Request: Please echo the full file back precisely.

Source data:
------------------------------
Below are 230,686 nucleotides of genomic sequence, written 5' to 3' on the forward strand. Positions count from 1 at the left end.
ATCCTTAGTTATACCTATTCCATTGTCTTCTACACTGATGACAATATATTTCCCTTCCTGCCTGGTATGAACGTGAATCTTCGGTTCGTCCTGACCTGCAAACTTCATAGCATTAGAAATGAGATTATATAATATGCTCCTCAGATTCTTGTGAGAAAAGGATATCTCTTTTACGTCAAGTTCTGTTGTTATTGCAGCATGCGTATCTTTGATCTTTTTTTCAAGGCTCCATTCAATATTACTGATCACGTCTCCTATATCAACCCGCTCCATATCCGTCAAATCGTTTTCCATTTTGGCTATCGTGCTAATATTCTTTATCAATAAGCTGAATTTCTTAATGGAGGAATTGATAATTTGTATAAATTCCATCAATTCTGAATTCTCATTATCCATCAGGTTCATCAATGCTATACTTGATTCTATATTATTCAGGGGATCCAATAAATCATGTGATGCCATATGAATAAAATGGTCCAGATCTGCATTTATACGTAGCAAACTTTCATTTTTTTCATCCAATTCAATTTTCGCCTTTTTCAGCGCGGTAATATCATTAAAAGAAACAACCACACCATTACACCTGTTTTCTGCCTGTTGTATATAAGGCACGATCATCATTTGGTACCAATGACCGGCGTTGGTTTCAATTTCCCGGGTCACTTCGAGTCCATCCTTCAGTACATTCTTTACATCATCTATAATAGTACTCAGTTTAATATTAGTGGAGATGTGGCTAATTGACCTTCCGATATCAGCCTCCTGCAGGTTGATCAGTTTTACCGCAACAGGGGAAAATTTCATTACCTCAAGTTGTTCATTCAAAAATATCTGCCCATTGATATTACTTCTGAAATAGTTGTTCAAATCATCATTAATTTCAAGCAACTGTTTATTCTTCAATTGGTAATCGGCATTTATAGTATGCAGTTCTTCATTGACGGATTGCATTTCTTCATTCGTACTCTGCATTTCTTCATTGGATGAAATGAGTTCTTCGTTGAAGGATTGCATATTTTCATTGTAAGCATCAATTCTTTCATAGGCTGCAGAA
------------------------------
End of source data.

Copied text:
Below are 230,686 nucleotides of genomic sequence, written 5' to 3' on the forward strand. Positions count from 1 at the left end.
ATCCTTAGTTATACCTATTCCATTGTCTTCTACACTGATGACAATATATTTCCCTTCCTGCCTGGTATGAACGTGAATCTTCGGTTCGTCCTGACCTGCAAACTTCATAGCATTAGAAATGAGATTATATAATATGCTCCTCAGATTCTTGTGAGAAAAGGATATCTCTTTTACGTCAAGTTCTGTTGTTATTGCAGCATGCGTATCTTTGATCTTTTTTTCAAGGCTCCATTCAATATTACTGATCACGTCTCCTATATCAACCCGCTCCATATCCGTCAAATCGTTTTCCATTTTGGCTATCGTGCTAATATTCTTTATCAATAAGCTGAATTTCTTAATGGAGGAATTGATAATTTGTATAAATTCCATCAATTCTGAATTCTCATTATCCATCAGGTTCATCAATGCTATACTTGATTCTATATTATTCAGGGGATCCAATAAATCATGTGATGCCATATGAATAAAATGGTCCAGATCTGCATTTATACGTAGCAAACTTTCATTTTTTTCATCCAATTCAATTTTCGCCTTTTTCAGCGCGGTAATATCATTAAAAGAAACAACCACACCATTACACCTGTTTTCTGCCTGTTGTATATAAGGCACGATCATCATTTGGTACCAATGACCGGCGTTGGTTTCAATTTCCCGGGTCACTTCGAGTCCATCCTTCAGTACATTCTTTACATCATCTATAATAGTACTCAGTTTAATATTAGTGGAGATGTGGCTAATTGACCTTCCGATATCAGCCTCCTGCAGGTTGATCAGTTTTACCGCAACAGGGGAAAATTTCATTACCTCAAGTTGTTCATTCAAAAATATCTGCCCATTGATATTACTTCTGAAATAGTTGTTCAAATCATCATTAATTTCAAGCAACTGTTTATTCTTCAATTGGTAATCGGCATTTATAGTATGCAGTTCTTCATTGACGGATTGCATTTCTTCATTCGTACTCTGCATTTCTTCATTGGATGAAATGAGTTCTTCGTTGAAGGATTGCATATTTTCATTGTAAGCATCAATTCTTTCATAGGCTGCAGAA